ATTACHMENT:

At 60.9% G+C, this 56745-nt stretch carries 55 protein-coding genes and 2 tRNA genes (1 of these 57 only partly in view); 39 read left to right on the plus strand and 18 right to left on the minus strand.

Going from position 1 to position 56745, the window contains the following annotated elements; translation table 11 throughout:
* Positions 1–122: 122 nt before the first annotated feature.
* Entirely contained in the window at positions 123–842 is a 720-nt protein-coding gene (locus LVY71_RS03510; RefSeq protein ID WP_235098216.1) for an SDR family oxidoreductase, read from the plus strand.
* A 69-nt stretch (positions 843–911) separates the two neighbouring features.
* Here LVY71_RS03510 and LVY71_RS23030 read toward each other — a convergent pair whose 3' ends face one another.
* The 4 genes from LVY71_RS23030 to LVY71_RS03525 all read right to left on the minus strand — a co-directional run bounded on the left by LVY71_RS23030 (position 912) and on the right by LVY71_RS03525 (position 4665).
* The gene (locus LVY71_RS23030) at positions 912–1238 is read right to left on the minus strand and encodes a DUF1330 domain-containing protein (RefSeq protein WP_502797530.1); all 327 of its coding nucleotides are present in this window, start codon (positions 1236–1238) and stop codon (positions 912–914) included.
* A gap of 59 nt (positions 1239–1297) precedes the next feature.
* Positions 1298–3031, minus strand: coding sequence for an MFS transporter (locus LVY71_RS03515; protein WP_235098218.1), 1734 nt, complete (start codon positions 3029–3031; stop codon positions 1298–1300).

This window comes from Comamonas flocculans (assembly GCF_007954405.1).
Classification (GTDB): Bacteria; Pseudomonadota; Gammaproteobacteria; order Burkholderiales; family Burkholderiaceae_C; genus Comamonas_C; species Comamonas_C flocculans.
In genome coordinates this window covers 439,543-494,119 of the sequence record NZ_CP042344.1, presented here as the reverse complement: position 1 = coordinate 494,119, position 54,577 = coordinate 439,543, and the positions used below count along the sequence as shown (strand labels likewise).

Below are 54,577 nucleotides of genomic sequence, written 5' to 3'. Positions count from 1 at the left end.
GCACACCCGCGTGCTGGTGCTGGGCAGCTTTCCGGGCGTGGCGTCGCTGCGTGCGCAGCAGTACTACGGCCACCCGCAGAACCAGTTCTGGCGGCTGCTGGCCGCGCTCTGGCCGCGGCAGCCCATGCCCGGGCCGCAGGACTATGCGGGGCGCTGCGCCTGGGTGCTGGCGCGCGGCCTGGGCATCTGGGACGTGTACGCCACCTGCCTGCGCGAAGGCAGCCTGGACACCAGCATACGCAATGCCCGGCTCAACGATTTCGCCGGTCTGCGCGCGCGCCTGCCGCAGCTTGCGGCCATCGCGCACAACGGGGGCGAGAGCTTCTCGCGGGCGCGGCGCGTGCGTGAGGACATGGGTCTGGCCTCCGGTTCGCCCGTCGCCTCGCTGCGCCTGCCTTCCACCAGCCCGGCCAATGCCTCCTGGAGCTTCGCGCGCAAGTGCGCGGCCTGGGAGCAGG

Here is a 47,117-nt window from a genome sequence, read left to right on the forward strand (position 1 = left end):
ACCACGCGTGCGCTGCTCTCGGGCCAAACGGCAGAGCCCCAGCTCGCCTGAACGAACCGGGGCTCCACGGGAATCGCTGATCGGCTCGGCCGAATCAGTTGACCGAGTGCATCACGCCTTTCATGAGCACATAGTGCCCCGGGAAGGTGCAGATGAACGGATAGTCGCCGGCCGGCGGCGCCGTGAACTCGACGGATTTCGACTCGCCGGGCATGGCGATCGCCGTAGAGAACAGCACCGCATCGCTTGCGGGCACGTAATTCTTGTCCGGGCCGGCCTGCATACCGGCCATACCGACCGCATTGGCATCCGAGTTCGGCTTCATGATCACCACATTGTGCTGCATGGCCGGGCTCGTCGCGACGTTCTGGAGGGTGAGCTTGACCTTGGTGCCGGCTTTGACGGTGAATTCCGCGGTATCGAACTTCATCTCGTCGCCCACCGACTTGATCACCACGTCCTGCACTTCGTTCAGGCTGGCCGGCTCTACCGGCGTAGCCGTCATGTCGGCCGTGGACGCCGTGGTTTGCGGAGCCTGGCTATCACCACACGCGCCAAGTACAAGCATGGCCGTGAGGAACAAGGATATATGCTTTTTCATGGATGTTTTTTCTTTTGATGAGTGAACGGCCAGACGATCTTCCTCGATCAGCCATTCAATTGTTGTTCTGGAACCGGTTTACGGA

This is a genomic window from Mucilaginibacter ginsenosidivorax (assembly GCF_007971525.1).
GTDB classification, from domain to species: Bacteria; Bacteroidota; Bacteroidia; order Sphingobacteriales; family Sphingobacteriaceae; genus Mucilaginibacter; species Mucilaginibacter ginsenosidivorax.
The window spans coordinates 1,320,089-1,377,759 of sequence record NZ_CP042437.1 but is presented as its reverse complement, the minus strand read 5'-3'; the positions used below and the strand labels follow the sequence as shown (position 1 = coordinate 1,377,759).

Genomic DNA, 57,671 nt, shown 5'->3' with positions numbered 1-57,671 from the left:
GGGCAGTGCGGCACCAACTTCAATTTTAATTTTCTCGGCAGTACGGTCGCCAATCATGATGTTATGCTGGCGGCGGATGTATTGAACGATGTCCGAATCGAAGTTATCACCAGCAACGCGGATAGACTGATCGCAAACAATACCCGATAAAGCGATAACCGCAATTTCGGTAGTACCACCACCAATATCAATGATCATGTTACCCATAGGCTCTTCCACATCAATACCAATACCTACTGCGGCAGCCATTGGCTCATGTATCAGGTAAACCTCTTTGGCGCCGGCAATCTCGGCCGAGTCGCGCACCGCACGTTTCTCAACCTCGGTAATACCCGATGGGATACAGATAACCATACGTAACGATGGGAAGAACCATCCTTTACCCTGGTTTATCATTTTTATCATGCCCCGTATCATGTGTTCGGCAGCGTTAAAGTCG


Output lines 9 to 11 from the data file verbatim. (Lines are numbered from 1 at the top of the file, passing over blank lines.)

* A gap of 59 nt (positions 1239–1297) precedes the next feature.
* Positions 1298–3031, minus strand: coding sequence for an MFS transporter (locus LVY71_RS03515; protein WP_235098218.1), 1734 nt, complete (start codon positions 3029–3031; stop codon positions 1298–1300).

This window comes from Comamonas flocculans (assembly GCF_007954405.1).